BC Inherited Arrhythmia Program

Click here for more information on the BC Inherited Arrhythmia Program

Description: Andrew-Krahn_articleTragedy strikes like lightning when young people collapse and cannot be saved. These tragedies are often not as random as one might think, with warning signs including stories of similar tragedies in the families of the victims. In recent years, genetic technology has drastically changed the ability to diagnose individuals at risk for premature sudden cardiac death due to a heart arrhythmia.  These advancements allow physicians to identify patients at risk much earlier and develop and implement strategies to help prevent the consequences of this devastating health tragedy within families.

A new multi-disciplinary clinic focused on inherited heart diseases opened in the Fall of 2012 with my recruitment as the Paul Brunes UBC Professor in Heart Rhythm Disorders and Professor and Head, Division of Cardiology, the Faculty of Medicine. The clinic consists of experts from cardiology, medical genetics, pediatrics, genetic counseling, and nursing, and is supported by hospital leadership, researchers, and administrative staff, led by myself at St. Paul’s and VGH Hospital.

Clinical and Research Program

I am collaborating with Dr. Laura Arbour, Professor in the Department of Medical Genetics, and Dr. Shu Sanatani, Associate Professor, in the Department of Pediatrics on a patient-focused clinical and research program to better understand the diagnosis and treatment of inherited heart rhythm diseases that predispose individuals to sudden cardiac arrest such as Long QT syndrome, Right Ventricular Cardiomyopathy, Catecholaminergic Polymorphic Ventricular Tachycardia, and Brugada syndrome, while identifying and treating patients and their families at the clinic. This innovative research program will focus on the prevention of fainting and sudden death, a preventable tragedy that snatches life from youth far too often. Thirty-thousand Canadians die suddenly every year, and a family history of sudden death increases the risk of sudden death by a factor of 2. It is estimated that 7000 British Columbians are affected by these inherited conditions that carry a lifetime risk of sudden death as high as 20%, much of which is completely preventable with simple inexpensive measures.

The major objectives of the program are to create a provincial program targeting the detection and treatment of inherited heart rhythm diseases, educate patients and health care professionals about the prevention, diagnosis, and treatment of these conditions, and establish effective response systems to assess and identify warning signs before tragedy occurs. I also lead a research project to explore the entire genetic code of sudden death victims and their families, and to characterize new mutations that are detected. By looking at DNA stored by the coroner and from individuals who have had a life threatening arrhythmia, we aim to discover new genes that may put living family members at risk, leading to more effective and targeted prevention and treatment.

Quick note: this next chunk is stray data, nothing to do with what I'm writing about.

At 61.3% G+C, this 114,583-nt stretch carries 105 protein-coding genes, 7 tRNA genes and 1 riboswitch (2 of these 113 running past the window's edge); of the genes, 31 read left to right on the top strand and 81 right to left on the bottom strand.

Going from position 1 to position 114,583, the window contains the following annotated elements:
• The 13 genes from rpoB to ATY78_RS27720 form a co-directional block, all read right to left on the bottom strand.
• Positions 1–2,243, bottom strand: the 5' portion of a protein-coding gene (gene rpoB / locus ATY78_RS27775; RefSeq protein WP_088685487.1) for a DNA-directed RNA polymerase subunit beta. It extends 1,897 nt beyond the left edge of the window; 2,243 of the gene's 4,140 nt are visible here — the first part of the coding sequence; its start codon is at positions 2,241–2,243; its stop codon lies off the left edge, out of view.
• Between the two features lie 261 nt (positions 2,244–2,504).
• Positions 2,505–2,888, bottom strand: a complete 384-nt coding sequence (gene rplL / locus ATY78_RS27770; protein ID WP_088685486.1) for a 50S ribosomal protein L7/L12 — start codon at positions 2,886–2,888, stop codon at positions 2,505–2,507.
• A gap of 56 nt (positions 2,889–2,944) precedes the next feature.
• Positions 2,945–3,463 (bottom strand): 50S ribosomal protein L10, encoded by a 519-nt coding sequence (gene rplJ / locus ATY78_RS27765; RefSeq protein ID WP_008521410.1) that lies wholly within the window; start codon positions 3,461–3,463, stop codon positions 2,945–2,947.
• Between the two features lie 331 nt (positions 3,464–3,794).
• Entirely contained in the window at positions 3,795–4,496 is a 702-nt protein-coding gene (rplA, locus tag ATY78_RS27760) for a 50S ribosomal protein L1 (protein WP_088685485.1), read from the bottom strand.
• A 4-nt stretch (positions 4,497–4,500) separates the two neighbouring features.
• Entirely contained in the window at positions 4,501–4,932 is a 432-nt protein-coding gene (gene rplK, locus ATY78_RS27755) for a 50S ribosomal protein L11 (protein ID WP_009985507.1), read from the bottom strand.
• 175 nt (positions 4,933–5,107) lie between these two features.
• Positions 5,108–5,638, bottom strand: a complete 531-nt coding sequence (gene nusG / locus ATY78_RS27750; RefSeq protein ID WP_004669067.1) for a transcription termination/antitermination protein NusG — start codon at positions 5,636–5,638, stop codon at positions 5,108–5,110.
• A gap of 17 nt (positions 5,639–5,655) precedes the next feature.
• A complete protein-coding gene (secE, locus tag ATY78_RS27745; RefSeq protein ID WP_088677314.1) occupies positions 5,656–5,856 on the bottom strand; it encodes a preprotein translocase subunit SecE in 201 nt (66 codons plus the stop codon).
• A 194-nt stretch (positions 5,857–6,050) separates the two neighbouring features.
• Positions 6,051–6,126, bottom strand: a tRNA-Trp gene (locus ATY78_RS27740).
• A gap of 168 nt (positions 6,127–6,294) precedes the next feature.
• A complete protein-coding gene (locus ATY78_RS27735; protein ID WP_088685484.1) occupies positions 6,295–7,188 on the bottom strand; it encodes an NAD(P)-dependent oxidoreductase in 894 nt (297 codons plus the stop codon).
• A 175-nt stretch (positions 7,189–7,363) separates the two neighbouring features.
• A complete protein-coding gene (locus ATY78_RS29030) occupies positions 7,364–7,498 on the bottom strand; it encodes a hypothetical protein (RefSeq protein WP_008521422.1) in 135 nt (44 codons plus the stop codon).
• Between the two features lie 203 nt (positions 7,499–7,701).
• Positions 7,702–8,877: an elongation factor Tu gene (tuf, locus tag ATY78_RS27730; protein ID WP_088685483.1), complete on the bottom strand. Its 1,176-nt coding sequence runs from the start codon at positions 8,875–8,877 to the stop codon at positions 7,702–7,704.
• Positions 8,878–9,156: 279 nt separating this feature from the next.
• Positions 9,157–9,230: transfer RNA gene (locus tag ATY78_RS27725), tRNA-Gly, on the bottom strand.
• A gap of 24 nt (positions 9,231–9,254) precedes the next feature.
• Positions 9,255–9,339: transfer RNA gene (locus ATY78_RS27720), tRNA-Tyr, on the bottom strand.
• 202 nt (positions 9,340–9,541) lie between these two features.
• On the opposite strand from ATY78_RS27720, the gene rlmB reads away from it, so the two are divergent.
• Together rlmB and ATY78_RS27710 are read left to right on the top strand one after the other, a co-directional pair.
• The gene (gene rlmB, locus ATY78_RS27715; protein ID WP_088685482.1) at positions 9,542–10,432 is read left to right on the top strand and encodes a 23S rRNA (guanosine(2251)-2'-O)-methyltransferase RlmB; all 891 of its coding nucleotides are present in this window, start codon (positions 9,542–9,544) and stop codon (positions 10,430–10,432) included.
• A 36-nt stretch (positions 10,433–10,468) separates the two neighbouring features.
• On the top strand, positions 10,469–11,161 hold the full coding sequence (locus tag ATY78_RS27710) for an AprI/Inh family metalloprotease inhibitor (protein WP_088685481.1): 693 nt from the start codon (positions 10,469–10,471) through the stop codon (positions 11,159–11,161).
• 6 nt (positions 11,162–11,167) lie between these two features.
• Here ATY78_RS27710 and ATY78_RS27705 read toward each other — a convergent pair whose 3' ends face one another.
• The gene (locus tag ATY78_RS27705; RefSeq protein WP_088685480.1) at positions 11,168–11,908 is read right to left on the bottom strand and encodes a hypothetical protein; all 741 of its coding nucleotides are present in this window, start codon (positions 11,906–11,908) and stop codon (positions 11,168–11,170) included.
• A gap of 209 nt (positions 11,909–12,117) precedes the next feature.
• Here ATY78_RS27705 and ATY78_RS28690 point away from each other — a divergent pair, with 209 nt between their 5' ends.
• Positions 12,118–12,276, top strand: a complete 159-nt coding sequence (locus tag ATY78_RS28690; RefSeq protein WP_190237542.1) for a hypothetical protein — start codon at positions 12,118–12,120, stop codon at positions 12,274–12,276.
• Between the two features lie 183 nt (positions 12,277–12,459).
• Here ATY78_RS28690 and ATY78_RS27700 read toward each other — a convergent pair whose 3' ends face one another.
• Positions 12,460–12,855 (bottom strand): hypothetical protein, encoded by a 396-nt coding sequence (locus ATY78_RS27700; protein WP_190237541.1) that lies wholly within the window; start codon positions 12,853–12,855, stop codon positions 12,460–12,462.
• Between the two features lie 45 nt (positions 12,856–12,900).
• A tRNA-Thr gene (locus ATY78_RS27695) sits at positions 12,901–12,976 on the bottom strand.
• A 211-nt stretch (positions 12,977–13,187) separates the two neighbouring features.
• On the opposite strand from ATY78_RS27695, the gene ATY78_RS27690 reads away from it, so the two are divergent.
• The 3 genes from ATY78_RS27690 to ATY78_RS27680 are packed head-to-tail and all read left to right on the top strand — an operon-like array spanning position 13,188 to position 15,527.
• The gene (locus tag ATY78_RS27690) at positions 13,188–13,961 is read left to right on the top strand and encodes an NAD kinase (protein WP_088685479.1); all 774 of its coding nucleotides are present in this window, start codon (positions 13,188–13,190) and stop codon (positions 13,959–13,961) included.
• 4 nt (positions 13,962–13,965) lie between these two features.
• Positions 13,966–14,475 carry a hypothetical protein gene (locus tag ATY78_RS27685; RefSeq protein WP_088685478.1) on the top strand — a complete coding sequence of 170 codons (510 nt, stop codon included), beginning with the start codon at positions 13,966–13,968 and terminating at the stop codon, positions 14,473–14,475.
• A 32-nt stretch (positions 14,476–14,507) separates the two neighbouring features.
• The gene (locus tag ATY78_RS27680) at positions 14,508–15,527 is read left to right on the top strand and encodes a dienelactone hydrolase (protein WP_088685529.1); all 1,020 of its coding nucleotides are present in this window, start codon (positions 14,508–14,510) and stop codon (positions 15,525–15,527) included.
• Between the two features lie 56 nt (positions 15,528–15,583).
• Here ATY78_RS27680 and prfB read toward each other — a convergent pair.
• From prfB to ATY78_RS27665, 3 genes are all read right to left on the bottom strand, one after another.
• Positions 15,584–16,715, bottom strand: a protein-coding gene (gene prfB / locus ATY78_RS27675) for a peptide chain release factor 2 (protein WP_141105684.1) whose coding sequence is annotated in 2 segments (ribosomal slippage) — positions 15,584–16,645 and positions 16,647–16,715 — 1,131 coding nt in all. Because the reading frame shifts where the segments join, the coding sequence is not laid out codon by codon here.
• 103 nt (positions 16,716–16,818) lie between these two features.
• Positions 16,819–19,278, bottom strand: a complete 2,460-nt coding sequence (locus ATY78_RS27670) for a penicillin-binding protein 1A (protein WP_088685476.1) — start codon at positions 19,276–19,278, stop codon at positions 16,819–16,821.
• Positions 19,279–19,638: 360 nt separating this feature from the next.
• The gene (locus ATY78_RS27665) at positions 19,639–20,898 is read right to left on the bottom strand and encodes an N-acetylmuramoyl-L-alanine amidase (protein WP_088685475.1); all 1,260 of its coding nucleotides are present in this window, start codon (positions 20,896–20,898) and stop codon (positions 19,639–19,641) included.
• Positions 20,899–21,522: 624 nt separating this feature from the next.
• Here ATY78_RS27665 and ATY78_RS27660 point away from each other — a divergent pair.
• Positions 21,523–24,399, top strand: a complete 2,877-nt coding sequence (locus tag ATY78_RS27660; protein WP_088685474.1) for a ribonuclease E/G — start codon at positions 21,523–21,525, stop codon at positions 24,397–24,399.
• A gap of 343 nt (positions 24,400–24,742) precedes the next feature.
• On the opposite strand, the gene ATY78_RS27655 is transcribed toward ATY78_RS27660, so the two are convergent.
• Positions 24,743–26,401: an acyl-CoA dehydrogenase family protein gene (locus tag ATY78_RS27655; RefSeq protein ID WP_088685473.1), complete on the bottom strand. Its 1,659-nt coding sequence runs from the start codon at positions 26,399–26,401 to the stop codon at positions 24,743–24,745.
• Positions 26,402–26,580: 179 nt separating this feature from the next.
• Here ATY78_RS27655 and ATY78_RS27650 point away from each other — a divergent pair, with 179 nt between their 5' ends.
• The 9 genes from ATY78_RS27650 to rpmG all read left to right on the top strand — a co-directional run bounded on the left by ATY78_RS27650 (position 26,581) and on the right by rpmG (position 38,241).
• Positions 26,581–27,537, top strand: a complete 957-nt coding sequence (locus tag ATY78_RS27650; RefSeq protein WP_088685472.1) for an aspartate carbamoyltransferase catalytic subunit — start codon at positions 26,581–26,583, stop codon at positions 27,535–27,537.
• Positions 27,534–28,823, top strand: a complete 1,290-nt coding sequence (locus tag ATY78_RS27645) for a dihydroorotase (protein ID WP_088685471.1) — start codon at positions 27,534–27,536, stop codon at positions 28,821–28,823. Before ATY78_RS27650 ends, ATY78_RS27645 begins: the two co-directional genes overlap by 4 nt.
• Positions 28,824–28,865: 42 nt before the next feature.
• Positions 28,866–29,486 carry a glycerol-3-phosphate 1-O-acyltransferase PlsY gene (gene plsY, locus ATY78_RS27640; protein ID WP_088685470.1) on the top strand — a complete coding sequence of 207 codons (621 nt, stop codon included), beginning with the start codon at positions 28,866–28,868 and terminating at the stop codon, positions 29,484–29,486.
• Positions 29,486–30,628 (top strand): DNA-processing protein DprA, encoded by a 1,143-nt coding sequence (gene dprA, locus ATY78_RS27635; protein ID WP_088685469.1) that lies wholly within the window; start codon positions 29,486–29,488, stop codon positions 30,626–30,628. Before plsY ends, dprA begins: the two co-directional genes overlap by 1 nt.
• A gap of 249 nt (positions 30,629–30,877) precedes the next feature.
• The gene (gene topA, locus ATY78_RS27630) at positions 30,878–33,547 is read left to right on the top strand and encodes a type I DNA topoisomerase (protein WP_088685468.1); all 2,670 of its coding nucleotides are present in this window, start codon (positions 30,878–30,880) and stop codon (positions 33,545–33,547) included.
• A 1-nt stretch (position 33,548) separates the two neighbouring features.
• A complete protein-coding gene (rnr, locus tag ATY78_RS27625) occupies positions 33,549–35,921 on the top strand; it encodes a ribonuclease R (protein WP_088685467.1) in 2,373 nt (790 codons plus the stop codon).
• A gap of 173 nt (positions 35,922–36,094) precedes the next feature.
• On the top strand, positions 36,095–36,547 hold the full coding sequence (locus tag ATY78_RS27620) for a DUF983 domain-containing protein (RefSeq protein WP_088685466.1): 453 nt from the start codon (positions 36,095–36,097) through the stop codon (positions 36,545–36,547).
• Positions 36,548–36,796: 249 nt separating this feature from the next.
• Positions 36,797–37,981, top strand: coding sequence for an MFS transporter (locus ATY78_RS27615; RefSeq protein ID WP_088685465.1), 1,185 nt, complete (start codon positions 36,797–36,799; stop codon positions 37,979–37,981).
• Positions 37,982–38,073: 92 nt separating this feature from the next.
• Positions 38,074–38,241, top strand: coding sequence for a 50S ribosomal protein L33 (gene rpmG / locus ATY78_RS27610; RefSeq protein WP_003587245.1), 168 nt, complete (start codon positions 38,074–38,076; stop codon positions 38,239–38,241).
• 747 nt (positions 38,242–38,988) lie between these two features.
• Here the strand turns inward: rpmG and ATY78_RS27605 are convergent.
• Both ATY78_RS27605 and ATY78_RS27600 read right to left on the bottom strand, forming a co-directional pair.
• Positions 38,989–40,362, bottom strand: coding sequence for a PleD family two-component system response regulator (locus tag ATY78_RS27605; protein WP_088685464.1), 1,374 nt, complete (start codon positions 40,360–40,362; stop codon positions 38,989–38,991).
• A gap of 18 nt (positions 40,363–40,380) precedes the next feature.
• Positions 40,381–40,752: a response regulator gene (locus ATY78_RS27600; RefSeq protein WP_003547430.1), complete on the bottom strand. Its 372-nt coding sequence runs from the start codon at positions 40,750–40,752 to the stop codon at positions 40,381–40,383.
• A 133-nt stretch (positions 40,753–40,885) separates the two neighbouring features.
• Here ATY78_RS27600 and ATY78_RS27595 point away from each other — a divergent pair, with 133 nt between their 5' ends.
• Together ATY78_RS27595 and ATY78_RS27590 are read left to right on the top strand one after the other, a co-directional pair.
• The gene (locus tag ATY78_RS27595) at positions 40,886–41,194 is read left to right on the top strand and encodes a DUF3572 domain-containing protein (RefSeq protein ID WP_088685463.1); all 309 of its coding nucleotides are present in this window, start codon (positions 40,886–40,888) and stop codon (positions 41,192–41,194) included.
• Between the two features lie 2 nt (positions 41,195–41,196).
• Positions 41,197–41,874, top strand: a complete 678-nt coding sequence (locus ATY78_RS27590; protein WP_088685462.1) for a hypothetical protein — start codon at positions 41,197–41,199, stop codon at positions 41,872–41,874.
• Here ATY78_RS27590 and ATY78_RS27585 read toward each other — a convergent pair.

Successes to Date

This provincial cardiogenetics clinical and research team has received funding from the Specialty Service Commission (SSC) for $498,832 for 3 years to create and support a program (BC Inherited Arrhythmia Program, BCIAP) that is delivering state of the art care to patients and their families to identify risk and prevent sudden death. The Program officially began in March 2013, and sees 400 patients each year at risk for sudden death related to these conditions. Five-hundred of these patients have been enrolled in a research registry, with many of these patients also participating in national registry studies hosted at UBC. The most common reason for referral is for family evaluation after a tragic sudden death, and the most common diagnosis is Long QT syndrome, an inherited cause of sudden death that is virtually cured by a single daily pill that costs cents a day (beta blocker). The research team lead by myself has funding to conduct research from the Heart and Stroke Foundation, CIHR and the CANNeCTIN network. The Program also hosts 3 National registries in sudden death and unexplained cardiac arrest (CASPER), Long QT Syndrome (LQTS) and Arrhythmogenic Right Ventricular Cardiomyopathy (ARVC).

Currently the clinic is transitioning from every other week to every week, with recruitment of an expert clinician in combination with the existing team lead by Dr. Krahn. The “genius” of the clinic is cradled in the multidisciplinary nature of the team that brings expertise from several dimensions, but the incremental step is actually the communication tools that provide patient and caregivers tools to avoid harm. We communicate with family members (standard family letter) and create screening standards of care that are taught to satellite team members in Prince George, Terrace, Kelowna and at the Royal Columbian Hospitals. Simultaneously, research staff paid through peer reviewed funding enroll patients in multiple studies that include local, national and international collaboration. The BCIAP program has ethics approval for database formation, with 505 enrolled patients. The impending access to the entire genetic sequence of patients with attendant immense patient specific datasets is highly anticipated. The BCIAP is seeking sustainable funding to create an efficient, electronic management system that will link with research in a single managed “Big Data” strategy that has the potential to be transformative both locally, and as a leading site to roll out nationally.